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Posts Tagged ‘Handbags’

There are certain laws by which we live our lives, often governed by statute but also by something that is probably best described as chance.

We are well acquainted with the law of averages, Parkinson’s Law, Murphy’s law, the law of diminishing returns, the law that says school holiday homework shouldn’t be started until the evening before term starts, and other laws that, in the same sort of way, add a little light and shade to life.

Let me introduce you to a new one: not so new that you won’t have come up against it sometimes, but one which you may not have thought applied to so many people. Especially to me. This is the law that makes things disappear, just like that, and then reappear in the place where you have frantically looked for them six times before.

This dastardly Law of Illusion is in full operation in my life on a daily basis, especially when I am preparing to leave the house. This is when I engage in what Geoff refers to as ‘bag faffing’. It’s merely a rearrangement of the contents of one bag into another that I deem more suited to the purpose for which I am exiting Hill Towers. I mean, who needs a rucksack when a small bag will suffice?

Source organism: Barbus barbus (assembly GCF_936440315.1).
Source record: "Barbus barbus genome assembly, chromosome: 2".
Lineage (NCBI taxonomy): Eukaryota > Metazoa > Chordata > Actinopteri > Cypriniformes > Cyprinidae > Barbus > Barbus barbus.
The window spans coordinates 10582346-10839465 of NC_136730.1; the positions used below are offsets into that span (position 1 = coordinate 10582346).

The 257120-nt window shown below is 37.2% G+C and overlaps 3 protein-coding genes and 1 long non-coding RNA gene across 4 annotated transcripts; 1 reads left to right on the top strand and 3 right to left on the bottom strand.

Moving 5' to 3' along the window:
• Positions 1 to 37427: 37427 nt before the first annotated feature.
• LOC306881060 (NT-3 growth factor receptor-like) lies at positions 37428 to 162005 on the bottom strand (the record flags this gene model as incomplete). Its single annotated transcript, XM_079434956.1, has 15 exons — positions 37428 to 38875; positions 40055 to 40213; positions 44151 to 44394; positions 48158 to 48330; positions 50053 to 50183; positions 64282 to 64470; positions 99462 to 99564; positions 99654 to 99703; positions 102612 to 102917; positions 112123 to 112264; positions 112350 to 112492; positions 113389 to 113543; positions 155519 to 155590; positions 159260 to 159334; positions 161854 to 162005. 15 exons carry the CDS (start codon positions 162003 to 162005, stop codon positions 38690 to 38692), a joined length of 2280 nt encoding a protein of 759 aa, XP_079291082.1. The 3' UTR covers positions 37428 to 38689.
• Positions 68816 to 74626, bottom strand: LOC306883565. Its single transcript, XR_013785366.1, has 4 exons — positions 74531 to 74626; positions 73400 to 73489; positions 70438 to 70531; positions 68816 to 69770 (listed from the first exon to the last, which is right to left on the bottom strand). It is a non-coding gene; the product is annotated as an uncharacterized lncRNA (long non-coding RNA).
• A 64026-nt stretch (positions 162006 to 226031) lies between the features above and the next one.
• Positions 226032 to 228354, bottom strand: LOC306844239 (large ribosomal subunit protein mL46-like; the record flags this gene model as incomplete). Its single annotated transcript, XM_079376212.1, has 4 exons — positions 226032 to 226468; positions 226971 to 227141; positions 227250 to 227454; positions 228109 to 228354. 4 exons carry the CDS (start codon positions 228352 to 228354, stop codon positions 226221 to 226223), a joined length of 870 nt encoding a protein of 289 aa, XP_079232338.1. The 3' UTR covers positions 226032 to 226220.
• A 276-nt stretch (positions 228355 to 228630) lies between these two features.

So I rearrange and am ready to leave. Except I’m not. Sadly, that was only Stage One of the bag faff.

Keys? Phone? Money? Geoff recites a checklist. I invariably fail on all three, having been distracted by triumphantly remembering to slip my scribbled shopping list of two items into the bag. I trudge off and round up the keys, the phone and the money.

Now, trust me, I’m ready to leave. Keys? Geoff makes a final check. Oh yes, I say, confidently. Look, I’ve just this minute put them in here. I fumble (OK, I faff). No keys come to hand. They should. They’re on a socking great keyring with jingly bits. I hear nothing and I feel nothing.

The faffing intensifies as quietly as possible and reaches a new level of desperation. They must be in your purse if you say you’ve only just put them in there, Geoff says, entirely reasonably but with what is undoubtedly a note of mounting irritation.